Effect of private insurance incentive policy reforms on trends in coronary revascularisation procedures in the private and public health sectors in Western Australia: A cohort study
MetadataShow full item record
This article is published under the Open Access publishing model and distributed under the terms of the Creative Commons Attribution License http://creativecommons.org/licenses/by/2.0/. Please refer to the licence to obtain terms for any further reuse or distribution of this work.
Background: The Australian federal government introduced private health insurance incentive policy reforms in 2000 that increased the uptake of private health insurance in Australia. There is currently a lack of evidence on the effect of the policy reforms on access to cardiovascular interventions in public and private hospitals in Australia. The aim was to investigate whether the increased private health insurance uptake influenced trends in emergency and elective coronary artery revascularisation procedures (CARPs) for private and public patients. Methods: We included 34,423 incident CARPs from Western Australia during 1995-2008 in this study. Rates of emergency and elective CARPs were stratified for publicly and privately funded patients. The average annual percent change (AAPC) in trend was calculated before and after 2000 using joinpoint regression. Results: The rate of emergency CARPs, which were predominantly percutaneous coronary interventions (PCIs) with stenting, increased throughout the study period for both public and private patients (AAPC=12.9%, 95% CI=5.0,22.0 and 14.1%, 95% CI=9.8,18.6, respectively) with no significant difference in trends before and after policy implementation. The rate of elective PCIs with stenting from 2000 onwards remained relatively stable for public patients (AAPC=−6.0, 95% C= −16.9,6.4), but increased by 4.1% on average annually (95% CI=1.8,6.3) for private patients (Pdifference=0.04 between groups). This rate increase for private patients was only seen in people aged over 65 years and people residing in high socioeconomic areas.Conclusions: The private health insurance incentive policy reforms are a likely contributing factor in the shift in 2000 from public to privately-funded elective PCIs with stenting. These reforms as well as the increasing number of private hospitals may have been successful in increasing the availability of publicly-funded beds since 2000.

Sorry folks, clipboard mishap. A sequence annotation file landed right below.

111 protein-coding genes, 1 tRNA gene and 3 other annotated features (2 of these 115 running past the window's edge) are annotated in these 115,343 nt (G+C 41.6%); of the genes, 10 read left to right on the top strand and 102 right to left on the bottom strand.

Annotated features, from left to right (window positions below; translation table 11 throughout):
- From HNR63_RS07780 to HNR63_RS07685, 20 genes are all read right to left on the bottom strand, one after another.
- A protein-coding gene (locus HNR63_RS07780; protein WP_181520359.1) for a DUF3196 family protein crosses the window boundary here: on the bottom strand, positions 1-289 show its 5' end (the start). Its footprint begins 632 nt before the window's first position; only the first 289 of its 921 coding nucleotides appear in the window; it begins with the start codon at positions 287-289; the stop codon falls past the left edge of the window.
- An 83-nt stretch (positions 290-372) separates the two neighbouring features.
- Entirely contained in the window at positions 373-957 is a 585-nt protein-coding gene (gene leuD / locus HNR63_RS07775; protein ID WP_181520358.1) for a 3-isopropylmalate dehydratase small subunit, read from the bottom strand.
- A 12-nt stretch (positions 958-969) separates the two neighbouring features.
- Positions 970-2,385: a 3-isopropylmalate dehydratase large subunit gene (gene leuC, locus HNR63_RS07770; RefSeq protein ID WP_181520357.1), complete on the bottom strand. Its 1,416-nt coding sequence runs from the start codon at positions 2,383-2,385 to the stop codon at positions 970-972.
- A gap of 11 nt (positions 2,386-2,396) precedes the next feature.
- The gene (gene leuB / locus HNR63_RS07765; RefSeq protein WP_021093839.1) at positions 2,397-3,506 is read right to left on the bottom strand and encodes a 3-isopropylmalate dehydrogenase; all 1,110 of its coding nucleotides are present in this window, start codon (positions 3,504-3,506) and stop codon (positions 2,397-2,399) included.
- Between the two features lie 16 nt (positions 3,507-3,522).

Showing items related by title, author, creator and subject.
Increase in Caesarean Deliveries after the Australian Private Health Insurance Incentive Policy ReformsEinarsdottir, K.; Kemp, A.; Haggar, F.; Moorin, Rachael; Gunnell, A.; Preen, D.; Stanley, F.; Holman, D. (2012)AbstractBackground: The Australian Private Health Insurance Incentive (PHII) policy reforms implemented in 1997–2000 increased PHI membership in Australia by 50%. Given the higher rate of obstetric interventions in privately ...
McKnight, David (2011)Background: Medication Safety has become a major health issue in Australia and internationally. Medication use is a part of most people lives with around seven in ten Australians and nine in ten older Australians having ...
Declining rates of sterilisation reversal procedures in western Australian women from 1990 to 2008: The relationship with age, hospital type and government policy changesJama-Alol, K.; Bremner, A.; Pereira, Gavin; Stewart, Louise; Malacova, Eva; Moorin, Rachael; Preen, D. (2017)Background: Female sterilisation is usually performed on an elective basis at perceived family completion, however, around 1-3% of women who have undergone sterilisation elect to undergo sterilisation reversal (SR) at a ...